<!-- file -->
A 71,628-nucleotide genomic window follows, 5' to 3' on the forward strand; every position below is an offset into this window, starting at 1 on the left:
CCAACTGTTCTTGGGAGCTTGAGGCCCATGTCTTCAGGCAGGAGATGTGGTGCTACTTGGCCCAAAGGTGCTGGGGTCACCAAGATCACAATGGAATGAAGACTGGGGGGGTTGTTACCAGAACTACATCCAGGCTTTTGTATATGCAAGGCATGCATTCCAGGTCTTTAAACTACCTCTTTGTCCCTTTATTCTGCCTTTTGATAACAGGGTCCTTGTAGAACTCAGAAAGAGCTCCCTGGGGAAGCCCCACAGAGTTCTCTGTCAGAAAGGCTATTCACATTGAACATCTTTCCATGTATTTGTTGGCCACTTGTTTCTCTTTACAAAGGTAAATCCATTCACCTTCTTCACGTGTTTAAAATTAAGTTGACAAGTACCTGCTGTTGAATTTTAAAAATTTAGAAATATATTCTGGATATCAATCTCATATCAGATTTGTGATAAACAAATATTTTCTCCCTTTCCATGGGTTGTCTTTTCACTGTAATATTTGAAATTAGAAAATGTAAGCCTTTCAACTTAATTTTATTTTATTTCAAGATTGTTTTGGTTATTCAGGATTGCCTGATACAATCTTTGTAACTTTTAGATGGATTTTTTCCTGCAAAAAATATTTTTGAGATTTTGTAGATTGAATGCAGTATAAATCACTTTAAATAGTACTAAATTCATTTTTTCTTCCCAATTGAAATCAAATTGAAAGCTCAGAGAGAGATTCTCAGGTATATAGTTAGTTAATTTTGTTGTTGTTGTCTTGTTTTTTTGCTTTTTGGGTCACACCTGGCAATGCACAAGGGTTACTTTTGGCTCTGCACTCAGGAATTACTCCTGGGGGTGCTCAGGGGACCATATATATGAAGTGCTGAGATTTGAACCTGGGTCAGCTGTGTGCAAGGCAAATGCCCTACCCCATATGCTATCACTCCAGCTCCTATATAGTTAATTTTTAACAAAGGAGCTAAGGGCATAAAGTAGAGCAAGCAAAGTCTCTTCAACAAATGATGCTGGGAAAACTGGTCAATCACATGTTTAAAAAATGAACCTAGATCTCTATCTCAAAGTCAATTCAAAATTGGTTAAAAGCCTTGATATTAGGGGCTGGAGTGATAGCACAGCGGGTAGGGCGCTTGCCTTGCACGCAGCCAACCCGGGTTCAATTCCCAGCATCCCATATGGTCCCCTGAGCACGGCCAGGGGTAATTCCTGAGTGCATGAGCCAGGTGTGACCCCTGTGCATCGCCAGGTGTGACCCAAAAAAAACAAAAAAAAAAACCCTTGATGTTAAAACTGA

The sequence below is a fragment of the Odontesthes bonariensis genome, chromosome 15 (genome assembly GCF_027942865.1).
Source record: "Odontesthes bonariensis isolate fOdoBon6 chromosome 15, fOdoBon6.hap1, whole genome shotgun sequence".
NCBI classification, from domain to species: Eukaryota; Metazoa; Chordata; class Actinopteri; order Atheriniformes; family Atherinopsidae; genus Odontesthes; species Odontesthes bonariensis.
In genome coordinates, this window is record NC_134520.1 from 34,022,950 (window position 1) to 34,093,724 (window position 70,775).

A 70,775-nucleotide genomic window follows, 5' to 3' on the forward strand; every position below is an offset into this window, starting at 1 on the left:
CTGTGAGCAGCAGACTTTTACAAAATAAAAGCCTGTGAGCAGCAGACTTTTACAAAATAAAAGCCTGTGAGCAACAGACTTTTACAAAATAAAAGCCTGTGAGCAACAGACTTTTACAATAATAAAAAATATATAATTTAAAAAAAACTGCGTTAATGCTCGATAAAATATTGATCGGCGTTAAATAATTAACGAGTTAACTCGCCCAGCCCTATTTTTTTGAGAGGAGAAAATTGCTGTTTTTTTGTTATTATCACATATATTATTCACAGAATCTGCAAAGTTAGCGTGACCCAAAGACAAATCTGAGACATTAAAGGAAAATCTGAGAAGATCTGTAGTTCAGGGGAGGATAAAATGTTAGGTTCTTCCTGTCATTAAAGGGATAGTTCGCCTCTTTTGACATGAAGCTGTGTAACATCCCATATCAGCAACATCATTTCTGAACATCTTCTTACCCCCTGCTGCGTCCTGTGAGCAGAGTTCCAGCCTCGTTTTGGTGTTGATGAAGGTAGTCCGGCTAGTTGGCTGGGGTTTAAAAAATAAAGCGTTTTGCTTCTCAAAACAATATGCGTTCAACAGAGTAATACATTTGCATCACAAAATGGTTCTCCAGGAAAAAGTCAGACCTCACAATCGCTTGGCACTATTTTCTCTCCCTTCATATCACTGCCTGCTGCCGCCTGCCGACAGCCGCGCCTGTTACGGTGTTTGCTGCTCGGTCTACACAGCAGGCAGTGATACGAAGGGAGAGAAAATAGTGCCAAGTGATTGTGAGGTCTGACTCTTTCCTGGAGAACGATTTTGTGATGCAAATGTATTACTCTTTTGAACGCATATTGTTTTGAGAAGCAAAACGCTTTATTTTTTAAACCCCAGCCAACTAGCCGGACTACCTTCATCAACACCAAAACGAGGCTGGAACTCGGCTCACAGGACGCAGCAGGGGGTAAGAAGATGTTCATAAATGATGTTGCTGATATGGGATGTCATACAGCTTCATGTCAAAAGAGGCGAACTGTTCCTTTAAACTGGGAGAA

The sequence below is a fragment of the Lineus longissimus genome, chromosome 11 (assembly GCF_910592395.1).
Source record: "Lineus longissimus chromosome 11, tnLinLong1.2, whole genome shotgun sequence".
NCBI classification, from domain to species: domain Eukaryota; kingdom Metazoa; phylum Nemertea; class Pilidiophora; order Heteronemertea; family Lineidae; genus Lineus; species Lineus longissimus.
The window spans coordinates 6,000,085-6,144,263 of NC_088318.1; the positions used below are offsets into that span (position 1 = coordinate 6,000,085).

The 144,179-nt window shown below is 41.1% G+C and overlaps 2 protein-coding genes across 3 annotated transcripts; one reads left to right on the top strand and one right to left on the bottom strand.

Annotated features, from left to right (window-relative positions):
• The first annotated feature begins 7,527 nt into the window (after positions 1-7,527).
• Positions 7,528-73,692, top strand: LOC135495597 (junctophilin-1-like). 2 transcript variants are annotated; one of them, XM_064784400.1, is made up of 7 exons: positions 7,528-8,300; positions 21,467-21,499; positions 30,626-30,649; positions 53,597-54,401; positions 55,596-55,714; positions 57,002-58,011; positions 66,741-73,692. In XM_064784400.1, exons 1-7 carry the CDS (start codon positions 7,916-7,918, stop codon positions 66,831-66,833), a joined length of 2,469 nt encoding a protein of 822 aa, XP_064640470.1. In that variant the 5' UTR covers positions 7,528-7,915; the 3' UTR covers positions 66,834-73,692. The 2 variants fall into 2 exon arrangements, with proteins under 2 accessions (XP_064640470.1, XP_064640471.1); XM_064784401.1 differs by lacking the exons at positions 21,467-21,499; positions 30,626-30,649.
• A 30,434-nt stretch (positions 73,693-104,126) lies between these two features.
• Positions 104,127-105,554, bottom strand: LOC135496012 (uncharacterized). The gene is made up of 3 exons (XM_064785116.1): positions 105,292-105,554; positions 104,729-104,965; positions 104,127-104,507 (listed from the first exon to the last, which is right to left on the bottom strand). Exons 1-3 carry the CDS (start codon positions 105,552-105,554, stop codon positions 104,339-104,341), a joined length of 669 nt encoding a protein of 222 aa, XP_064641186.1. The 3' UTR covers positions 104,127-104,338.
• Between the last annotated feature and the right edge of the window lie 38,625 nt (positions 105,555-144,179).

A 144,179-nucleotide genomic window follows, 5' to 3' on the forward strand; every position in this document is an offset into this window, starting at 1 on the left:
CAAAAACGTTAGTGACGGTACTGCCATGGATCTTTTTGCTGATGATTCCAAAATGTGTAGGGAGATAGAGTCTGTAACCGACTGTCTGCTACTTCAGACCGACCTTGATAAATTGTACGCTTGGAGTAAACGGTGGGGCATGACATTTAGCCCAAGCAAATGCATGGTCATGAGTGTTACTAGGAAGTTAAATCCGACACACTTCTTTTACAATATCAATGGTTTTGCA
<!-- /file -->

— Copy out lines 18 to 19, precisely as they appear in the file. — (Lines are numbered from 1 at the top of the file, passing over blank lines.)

• Positions 104,127-105,554, bottom strand: LOC135496012 (uncharacterized). The gene is made up of 3 exons (XM_064785116.1): positions 105,292-105,554; positions 104,729-104,965; positions 104,127-104,507 (listed from the first exon to the last, which is right to left on the bottom strand). Exons 1-3 carry the CDS (start codon positions 105,552-105,554, stop codon positions 104,339-104,341), a joined length of 669 nt encoding a protein of 222 aa, XP_064641186.1. The 3' UTR covers positions 104,127-104,338.
• Between the last annotated feature and the right edge of the window lie 38,625 nt (positions 105,555-144,179).